Except for when I'm on the computer, of course.
I came upon something striking this morning in a Psalm that I've read several times before. In Psalm 19, David opens by extolling the glory of God, and then the goodness of his law. After listing how amazing the Word in five verses, he closes with a sort-of introspection:
Who can discern his errors? Declare me innocent from hidden faults. Keep back your servant also from presumptuous sins; let them not have dominion over me! [note: I like the exclamation point here!] Then I shall be blameless, and innocent of great transgression.
Easy for you to say, David. How do you plan to go about doing that?
Let the words of my mouth and the meditations of my heart be acceptable in your sight, O Lord, my rock and my redeemer.
David is praying for something he's not entirely aware of. Of course he doesn't know his hidden faults: they're hidden! Yet, the psalmist desires to be "blameless." This is not for personal fulfillment but for the glory of God spoken about at the opening of the psalm. "Let the words of my mouth and the meditation of my heart be acceptable in your sight" [emphasis mine].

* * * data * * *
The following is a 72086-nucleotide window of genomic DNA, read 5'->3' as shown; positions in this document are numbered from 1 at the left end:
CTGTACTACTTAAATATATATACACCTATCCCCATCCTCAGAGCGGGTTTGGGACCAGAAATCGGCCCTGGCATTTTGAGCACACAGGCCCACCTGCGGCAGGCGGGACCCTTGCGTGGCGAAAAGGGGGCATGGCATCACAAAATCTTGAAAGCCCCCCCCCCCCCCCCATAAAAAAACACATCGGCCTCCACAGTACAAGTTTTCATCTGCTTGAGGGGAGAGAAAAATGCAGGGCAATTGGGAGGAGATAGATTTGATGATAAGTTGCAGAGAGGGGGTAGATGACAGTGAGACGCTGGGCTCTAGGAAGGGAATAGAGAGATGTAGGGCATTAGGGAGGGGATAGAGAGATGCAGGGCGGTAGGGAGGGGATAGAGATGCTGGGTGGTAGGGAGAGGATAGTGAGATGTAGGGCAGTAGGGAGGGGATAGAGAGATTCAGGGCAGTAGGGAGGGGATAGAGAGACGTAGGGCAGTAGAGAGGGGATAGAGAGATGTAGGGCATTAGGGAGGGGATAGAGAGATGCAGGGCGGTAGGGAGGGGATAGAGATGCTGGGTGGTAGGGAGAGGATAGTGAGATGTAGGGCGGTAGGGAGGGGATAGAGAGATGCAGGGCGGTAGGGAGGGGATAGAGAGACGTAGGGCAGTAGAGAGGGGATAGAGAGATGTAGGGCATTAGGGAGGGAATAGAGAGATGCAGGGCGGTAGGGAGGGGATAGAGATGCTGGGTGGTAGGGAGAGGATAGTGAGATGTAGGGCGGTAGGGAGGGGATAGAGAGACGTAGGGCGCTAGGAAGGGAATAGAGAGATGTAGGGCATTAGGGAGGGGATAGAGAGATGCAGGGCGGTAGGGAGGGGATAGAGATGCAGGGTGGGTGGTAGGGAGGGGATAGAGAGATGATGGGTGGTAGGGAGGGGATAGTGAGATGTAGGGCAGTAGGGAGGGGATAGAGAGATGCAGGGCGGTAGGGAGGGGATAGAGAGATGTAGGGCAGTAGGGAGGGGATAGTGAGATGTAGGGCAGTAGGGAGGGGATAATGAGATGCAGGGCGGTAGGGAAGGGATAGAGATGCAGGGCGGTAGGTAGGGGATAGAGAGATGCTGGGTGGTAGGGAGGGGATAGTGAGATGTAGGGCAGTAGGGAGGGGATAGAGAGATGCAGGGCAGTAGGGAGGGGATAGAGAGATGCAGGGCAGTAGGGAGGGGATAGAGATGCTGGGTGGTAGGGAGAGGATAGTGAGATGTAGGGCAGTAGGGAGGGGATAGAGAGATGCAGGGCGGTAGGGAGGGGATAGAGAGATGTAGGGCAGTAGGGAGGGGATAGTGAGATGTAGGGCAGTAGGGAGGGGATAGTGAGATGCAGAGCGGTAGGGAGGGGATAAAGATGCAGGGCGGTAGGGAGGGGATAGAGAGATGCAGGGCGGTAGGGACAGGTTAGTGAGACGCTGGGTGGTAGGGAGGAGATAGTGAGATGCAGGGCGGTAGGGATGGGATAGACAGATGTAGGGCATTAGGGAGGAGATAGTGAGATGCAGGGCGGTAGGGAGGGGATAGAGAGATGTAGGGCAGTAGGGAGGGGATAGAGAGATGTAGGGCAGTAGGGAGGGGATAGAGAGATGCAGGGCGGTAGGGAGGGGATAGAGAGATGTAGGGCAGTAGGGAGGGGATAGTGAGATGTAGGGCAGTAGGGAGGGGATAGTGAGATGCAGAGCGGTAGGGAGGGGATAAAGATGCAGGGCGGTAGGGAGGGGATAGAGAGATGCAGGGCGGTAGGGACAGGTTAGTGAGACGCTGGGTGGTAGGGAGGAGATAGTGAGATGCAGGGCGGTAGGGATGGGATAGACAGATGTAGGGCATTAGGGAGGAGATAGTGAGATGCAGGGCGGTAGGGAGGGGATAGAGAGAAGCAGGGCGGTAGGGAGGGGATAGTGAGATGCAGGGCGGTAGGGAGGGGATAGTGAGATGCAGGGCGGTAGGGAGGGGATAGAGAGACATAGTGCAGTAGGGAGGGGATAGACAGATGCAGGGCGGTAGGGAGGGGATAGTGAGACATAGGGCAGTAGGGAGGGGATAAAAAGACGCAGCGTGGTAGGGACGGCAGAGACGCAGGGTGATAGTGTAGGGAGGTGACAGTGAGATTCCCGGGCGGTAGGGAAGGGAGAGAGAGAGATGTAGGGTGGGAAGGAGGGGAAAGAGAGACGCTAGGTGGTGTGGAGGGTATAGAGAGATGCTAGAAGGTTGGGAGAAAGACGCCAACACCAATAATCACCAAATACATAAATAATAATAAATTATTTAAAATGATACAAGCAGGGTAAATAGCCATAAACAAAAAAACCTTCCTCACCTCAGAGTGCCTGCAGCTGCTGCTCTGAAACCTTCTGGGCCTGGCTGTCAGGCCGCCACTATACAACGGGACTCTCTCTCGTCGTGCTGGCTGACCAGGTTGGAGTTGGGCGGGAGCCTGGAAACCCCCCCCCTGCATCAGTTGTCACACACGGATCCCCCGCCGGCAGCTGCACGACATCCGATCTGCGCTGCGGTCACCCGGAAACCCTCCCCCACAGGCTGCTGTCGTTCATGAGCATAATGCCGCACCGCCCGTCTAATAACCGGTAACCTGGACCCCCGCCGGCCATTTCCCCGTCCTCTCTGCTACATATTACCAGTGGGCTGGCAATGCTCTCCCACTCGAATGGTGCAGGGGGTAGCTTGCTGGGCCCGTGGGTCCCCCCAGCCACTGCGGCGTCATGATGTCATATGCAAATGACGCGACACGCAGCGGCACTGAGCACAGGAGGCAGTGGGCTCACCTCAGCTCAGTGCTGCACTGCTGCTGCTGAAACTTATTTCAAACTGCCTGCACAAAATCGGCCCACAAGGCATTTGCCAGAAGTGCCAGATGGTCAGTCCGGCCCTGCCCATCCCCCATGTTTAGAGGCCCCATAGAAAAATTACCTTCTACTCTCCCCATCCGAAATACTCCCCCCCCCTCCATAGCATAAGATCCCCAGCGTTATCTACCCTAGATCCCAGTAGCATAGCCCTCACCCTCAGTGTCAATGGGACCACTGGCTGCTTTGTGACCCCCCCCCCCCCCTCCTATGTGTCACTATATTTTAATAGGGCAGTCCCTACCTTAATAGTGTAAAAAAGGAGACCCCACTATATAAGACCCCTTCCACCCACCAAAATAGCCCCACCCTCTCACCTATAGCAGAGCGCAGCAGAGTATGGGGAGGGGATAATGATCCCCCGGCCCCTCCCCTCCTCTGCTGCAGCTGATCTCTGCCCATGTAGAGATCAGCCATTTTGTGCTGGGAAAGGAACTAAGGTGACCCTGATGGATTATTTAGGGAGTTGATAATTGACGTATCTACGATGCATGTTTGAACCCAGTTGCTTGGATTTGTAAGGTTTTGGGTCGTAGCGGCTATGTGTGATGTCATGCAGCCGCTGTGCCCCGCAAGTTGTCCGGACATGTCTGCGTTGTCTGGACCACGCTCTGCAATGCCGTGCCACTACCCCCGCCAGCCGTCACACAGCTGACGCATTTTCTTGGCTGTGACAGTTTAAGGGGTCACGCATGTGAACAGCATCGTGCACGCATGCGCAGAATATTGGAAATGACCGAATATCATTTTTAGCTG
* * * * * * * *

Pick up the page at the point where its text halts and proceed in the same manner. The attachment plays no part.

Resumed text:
How does David confront sins he didn't know were there? He appeals to God.
This challenges me to make a higher standard for myself in my speech and thoughts; I don't want them to merely be permissible, but "acceptable!" More importantly, I want to depend on God to sanctify me here. This is a personal conviction, so let the Lord speak to you through this passage as He will.
I agree with David when he says in verse eight that "the precepts of the Lord are right, rejoicing the heart!"
Celebrate the coming of our Lord this holiday! Have safe travel and a restful vacation!